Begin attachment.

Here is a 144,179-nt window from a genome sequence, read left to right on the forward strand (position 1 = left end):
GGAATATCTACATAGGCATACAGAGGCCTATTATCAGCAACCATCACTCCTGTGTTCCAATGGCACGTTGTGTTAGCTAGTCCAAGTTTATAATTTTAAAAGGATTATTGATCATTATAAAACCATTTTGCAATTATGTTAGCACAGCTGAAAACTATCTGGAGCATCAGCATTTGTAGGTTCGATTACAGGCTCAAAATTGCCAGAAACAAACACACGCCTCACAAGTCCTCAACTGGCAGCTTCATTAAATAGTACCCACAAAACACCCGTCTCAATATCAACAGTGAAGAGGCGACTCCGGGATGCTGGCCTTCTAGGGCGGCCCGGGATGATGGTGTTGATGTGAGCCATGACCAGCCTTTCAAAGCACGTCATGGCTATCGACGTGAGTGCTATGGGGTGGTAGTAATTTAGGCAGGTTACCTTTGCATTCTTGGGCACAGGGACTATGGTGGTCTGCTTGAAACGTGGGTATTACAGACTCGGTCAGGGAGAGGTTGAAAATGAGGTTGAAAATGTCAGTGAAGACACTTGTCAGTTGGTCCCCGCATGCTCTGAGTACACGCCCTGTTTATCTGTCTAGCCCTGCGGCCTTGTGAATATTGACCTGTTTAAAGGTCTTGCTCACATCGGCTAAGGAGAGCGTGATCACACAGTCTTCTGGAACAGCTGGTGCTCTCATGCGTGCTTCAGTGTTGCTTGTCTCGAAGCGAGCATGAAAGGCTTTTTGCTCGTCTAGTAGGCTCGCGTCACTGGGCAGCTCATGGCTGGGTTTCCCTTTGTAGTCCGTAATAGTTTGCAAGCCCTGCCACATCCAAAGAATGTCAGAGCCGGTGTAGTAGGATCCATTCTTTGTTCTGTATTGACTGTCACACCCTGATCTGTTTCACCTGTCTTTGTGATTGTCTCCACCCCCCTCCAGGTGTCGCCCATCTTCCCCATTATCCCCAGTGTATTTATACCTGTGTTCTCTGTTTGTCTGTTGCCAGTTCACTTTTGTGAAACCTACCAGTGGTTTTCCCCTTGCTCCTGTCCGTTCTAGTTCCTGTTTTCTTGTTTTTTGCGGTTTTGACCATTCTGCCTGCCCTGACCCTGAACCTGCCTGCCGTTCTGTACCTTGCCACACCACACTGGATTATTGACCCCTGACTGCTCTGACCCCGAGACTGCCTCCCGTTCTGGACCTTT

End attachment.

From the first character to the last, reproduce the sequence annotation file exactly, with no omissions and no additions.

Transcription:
Here is a 144,179-nt window from a genome sequence, read left to right on the forward strand (position 1 = left end):
GGAATATCTACATAGGCATACAGAGGCCTATTATCAGCAACCATCACTCCTGTGTTCCAATGGCACGTTGTGTTAGCTAGTCCAAGTTTATAATTTTAAAAGGATTATTGATCATTATAAAACCATTTTGCAATTATGTTAGCACAGCTGAAAACTATCTGGAGCATCAGCATTTGTAGGTTCGATTACAGGCTCAAAATTGCCAGAAACAAACACACGCCTCACAAGTCCTCAACTGGCAGCTTCATTAAATAGTACCCACAAAACACCCGTCTCAATATCAACAGTGAAGAGGCGACTCCGGGATGCTGGCCTTCTAGGGCGGCCCGGGATGATGGTGTTGATGTGAGCCATGACCAGCCTTTCAAAGCACGTCATGGCTATCGACGTGAGTGCTATGGGGTGGTAGTAATTTAGGCAGGTTACCTTTGCATTCTTGGGCACAGGGACTATGGTGGTCTGCTTGAAACGTGGGTATTACAGACTCGGTCAGGGAGAGGTTGAAAATGAGGTTGAAAATGTCAGTGAAGACACTTGTCAGTTGGTCCCCGCATGCTCTGAGTACACGCCCTGTTTATCTGTCTAGCCCTGCGGCCTTGTGAATATTGACCTGTTTAAAGGTCTTGCTCACATCGGCTAAGGAGAGCGTGATCACACAGTCTTCTGGAACAGCTGGTGCTCTCATGCGTGCTTCAGTGTTGCTTGTCTCGAAGCGAGCATGAAAGGCTTTTTGCTCGTCTAGTAGGCTCGCGTCACTGGGCAGCTCATGGCTGGGTTTCCCTTTGTAGTCCGTAATAGTTTGCAAGCCCTGCCACATCCAAAGAATGTCAGAGCCGGTGTAGTAGGATCCATTCTTTGTTCTGTATTGACTGTCACACCCTGATCTGTTTCACCTGTCTTTGTGATTGTCTCCACCCCCCTCCAGGTGTCGCCCATCTTCCCCATTATCCCCAGTGTATTTATACCTGTGTTCTCTGTTTGTCTGTTGCCAGTTCACTTTTGTGAAACCTACCAGTGGTTTTCCCCTTGCTCCTGTCCGTTCTAGTTCCTGTTTTCTTGTTTTTTGCGGTTTTGACCATTCTGCCTGCCCTGACCCTGAACCTGCCTGCCGTTCTGTACCTTGCCACACCACACTGGATTATTGACCCCTGACTGCTCTGACCCCGAGACTGCCTCCCGTTCTGGACCTTT